iRights.Lab, FRIAS and ETH Zurich hold con­fer­ence on neu­rotech­nol­o­gy and brain data

The con­fer­ence “Arti­fi­cial Intel­li­gence, Neu­rotech­nol­o­gy and Brain Data” took place on 11th and 12th April in Freiburg. Around 40 sci­en­tists from all over Ger­many, Switzer­land and the USA attend­ed the conference.

Among other things, it dealt with eth­i­cal and legal aspects of the newly emerg­ing mar­ket of neu­rotech­no­log­i­cal appli­ca­tions for con­sumers and the ques­tion of what exact­ly brain data actu­al­ly are and how they should be han­dled legal­ly, polit­i­cal­ly and social­ly. The event was orga­nized by the Freiburg Insti­tute for Advanced Stud­ies of the Albert-Lud­wigs-Uni­ver­si­ty, the Health Ethics & Pol­i­cy Lab of the ETH Zurich and iRights.Lab.

One of the high­light was a pub­lic panel dis­cus­sion on Thurs­day evening. Under the title “From smart­phones, fit­ness track­ers to brain data: Chal­lenges for data and con­sumer pro­tec­tion” Prof. Niko­la Biller-Andorno, Bio­med­ical Ethics at the Uni­ver­si­ty of Zurich, Prof. Ralf Jox, Neu­rol­o­gy and Med­ical Tech­nol­o­gy at the Uni­ver­si­ty Hos­pi­tal of Lau­sanne, Prof. Orsolya Friedrich, Phi­los­o­phy and Med­ical Ethics at the LMU Munich and the FU Hagen, and Philipp Otto, Direc­tor of iRights.Lab dis­cussed about the most impor­tant top­ics of this field. One aspect of the dis­cus­sion was the ques­tion of the auton­o­my of users if, for exam­ple, the analy­sis of brain data leads to a dis­crep­an­cy between self-per­cep­tion and what a cor­re­spond­ing data mea­sure­ment of an affect­ed per­sonn indi­cates. This could lead to an influ­ence on per­son­al deci­sions or to a change in cer­tain behav­iour pat­terns. In addi­tion, it can have con­sid­er­able effects on inter­per­son­al inter­ac­tions if it is no longer pos­si­ble to hide one’s own men­tal state, thoughts and emo­tions from others.

Philipp Otto called for urgent social and polit­i­cal debates on how to deal with this sen­si­tive per­son­al data. It should be clar­i­fied who decides when and how, and how cer­tain data is clas­si­fied and who may use it under which circumstances.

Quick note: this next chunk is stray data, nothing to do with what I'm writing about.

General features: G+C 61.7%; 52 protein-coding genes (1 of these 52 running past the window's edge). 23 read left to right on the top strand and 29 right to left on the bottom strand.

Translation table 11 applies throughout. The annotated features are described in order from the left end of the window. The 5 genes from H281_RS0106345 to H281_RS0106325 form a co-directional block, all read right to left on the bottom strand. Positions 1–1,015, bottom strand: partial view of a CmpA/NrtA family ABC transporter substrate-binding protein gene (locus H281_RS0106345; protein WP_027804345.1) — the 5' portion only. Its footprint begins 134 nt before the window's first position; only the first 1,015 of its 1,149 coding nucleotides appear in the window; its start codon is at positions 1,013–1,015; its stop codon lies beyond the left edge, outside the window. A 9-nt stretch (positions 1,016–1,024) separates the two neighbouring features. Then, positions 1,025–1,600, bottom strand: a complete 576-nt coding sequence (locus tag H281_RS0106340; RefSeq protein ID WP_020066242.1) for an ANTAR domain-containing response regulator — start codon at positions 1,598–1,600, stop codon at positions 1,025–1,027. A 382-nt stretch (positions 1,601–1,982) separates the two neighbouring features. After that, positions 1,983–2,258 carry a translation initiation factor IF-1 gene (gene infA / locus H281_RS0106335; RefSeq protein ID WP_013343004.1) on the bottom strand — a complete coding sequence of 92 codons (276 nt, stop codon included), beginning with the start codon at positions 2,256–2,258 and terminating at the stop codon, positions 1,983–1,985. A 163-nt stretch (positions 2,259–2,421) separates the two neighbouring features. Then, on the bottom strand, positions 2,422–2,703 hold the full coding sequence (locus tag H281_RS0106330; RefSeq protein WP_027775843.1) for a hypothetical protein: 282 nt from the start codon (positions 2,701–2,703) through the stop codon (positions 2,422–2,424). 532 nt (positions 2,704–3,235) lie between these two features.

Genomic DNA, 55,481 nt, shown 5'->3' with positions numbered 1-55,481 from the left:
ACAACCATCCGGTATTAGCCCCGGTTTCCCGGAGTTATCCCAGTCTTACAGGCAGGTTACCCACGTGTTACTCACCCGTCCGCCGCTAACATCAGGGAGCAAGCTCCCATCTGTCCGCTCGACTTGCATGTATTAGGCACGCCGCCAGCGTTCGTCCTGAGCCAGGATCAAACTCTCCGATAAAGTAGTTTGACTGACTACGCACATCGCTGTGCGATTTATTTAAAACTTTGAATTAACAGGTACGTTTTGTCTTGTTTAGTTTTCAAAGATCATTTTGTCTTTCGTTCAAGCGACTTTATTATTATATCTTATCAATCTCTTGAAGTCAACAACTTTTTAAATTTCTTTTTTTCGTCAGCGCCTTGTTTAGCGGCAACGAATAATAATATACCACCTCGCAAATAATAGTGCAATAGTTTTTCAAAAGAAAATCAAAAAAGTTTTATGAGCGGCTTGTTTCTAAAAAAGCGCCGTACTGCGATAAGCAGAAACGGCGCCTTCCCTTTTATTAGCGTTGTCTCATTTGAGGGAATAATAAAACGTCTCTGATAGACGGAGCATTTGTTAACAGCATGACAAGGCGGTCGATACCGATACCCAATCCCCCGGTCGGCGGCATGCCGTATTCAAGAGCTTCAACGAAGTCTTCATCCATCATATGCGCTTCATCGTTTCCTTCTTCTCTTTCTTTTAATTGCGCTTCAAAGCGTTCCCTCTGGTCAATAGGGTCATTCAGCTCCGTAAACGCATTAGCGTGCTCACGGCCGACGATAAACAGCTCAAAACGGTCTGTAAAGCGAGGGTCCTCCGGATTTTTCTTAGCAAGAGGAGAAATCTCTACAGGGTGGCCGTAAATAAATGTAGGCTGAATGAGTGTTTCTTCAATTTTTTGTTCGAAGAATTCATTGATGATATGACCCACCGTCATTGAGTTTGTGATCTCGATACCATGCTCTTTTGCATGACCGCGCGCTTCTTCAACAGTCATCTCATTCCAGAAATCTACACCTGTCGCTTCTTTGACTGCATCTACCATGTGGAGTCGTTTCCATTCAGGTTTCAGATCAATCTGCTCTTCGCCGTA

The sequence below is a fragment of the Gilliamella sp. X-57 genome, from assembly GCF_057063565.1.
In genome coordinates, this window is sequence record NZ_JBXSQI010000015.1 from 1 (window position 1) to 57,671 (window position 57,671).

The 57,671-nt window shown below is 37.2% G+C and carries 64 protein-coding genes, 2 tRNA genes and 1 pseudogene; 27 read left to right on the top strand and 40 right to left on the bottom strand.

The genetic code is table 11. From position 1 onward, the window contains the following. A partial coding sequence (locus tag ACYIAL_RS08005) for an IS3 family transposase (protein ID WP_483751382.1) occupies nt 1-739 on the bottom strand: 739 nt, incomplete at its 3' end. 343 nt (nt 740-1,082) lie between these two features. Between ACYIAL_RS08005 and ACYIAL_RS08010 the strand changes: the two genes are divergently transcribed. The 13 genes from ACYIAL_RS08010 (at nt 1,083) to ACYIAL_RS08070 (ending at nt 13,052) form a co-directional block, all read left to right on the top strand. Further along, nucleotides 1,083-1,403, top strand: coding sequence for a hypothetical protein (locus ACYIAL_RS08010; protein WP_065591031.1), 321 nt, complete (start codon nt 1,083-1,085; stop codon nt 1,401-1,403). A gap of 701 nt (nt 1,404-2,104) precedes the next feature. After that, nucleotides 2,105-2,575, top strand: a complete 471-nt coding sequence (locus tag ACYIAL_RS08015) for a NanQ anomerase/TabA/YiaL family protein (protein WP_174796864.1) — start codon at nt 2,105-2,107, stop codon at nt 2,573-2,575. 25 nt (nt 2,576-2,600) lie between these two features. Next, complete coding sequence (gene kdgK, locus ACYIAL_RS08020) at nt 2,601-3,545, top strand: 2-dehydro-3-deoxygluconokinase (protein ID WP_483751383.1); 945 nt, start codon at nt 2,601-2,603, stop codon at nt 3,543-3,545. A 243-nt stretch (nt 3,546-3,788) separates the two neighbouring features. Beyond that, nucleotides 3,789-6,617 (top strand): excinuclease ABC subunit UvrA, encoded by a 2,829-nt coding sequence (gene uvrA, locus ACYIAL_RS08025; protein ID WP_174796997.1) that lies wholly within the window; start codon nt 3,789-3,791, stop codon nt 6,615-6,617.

The final con­clu­sion of the dis­cus­sion was that the increas­ing spread of med­ical and para­med­ical appli­ca­tions and the increas­ing amount of per­son­al data in con­nec­tion with the need for pub­lic dis­course on ade­quate reg­u­la­tion, as well as the degree of respon­si­bil­i­ty of pol­i­tics, busi­ness, sci­ence and the users them­selves, are increas­ing. Above all, peo­ple should be able to under­stand and influ­ence the rela­tion­ships between what data they want to dis­close to whom and to whom they do not want to do so.

In addi­tion to the pub­lic panel dis­cus­sion, the par­tic­i­pants worked on both con­fer­ence days in three dif­fer­ent break-out groups deal­ing with ques­tions of reg­u­la­tion and data pro­tec­tion, clas­si­fi­ca­tion and def­i­n­i­tion of brain data and human rights aspects. The groups were led by Dr. Mar­cel­lo Ienca, ETH Zurich, Dr. Philipp Kellmey­er, Uni­ver­si­ty Hos­pi­tal Freiburg, and Philipp Otto, Direc­tor of iRights.Lab.

The con­fer­ence was the pre­lude to a process of broad debate on the issues raised. Togeth­er, we are now orga­niz­ing fur­ther events aimed at inves­ti­gat­ing and debat­ing the use of arti­fi­cial intel­li­gence and neu­rotech­no­log­i­cal data.

The results, which are com­pre­hen­sive­ly doc­u­ment­ed, will be eval­u­at­ed and fur­ther devel­oped in fur­ther work steps. At the end of the process, con­crete guide­lines will be drawn up which will rep­re­sent an impor­tant con­tri­bu­tion to pub­lic discourse.

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